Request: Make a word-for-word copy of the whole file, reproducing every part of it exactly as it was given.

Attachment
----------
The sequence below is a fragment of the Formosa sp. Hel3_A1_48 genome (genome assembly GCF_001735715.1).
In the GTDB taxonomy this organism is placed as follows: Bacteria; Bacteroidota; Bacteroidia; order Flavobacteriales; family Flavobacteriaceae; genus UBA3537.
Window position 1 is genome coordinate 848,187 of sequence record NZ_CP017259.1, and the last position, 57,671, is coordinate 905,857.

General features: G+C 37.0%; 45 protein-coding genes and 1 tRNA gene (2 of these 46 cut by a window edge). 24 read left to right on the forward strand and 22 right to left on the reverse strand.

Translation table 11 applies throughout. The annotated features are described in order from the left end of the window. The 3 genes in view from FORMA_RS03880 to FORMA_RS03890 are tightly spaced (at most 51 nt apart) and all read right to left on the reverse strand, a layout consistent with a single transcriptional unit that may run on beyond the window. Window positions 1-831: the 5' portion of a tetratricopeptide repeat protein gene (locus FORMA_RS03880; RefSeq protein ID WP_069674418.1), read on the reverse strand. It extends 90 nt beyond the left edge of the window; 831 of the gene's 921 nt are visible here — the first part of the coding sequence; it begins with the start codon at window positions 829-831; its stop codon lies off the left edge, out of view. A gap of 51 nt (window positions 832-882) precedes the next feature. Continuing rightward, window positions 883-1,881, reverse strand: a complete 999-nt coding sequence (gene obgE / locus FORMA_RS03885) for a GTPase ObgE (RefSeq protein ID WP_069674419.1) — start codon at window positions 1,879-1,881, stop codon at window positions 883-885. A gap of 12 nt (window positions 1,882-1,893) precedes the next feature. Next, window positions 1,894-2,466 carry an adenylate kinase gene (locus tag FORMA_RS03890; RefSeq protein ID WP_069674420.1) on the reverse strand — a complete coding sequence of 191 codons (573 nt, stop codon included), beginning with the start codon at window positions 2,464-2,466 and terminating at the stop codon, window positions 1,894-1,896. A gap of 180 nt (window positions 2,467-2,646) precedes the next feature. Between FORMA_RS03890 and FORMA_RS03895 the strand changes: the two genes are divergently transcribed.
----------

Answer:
The sequence below is a fragment of the Formosa sp. Hel3_A1_48 genome (genome assembly GCF_001735715.1).
In the GTDB taxonomy this organism is placed as follows: Bacteria; Bacteroidota; Bacteroidia; order Flavobacteriales; family Flavobacteriaceae; genus UBA3537.
Window position 1 is genome coordinate 848,187 of sequence record NZ_CP017259.1, and the last position, 57,671, is coordinate 905,857.

General features: G+C 37.0%; 45 protein-coding genes and 1 tRNA gene (2 of these 46 cut by a window edge). 24 read left to right on the forward strand and 22 right to left on the reverse strand.

Translation table 11 applies throughout. The annotated features are described in order from the left end of the window. The 3 genes in view from FORMA_RS03880 to FORMA_RS03890 are tightly spaced (at most 51 nt apart) and all read right to left on the reverse strand, a layout consistent with a single transcriptional unit that may run on beyond the window. Window positions 1-831: the 5' portion of a tetratricopeptide repeat protein gene (locus FORMA_RS03880; RefSeq protein ID WP_069674418.1), read on the reverse strand. It extends 90 nt beyond the left edge of the window; 831 of the gene's 921 nt are visible here — the first part of the coding sequence; it begins with the start codon at window positions 829-831; its stop codon lies off the left edge, out of view. A gap of 51 nt (window positions 832-882) precedes the next feature. Continuing rightward, window positions 883-1,881, reverse strand: a complete 999-nt coding sequence (gene obgE / locus FORMA_RS03885) for a GTPase ObgE (RefSeq protein ID WP_069674419.1) — start codon at window positions 1,879-1,881, stop codon at window positions 883-885. A gap of 12 nt (window positions 1,882-1,893) precedes the next feature. Next, window positions 1,894-2,466 carry an adenylate kinase gene (locus tag FORMA_RS03890; RefSeq protein ID WP_069674420.1) on the reverse strand — a complete coding sequence of 191 codons (573 nt, stop codon included), beginning with the start codon at window positions 2,464-2,466 and terminating at the stop codon, window positions 1,894-1,896. A gap of 180 nt (window positions 2,467-2,646) precedes the next feature. Between FORMA_RS03890 and FORMA_RS03895 the strand changes: the two genes are divergently transcribed.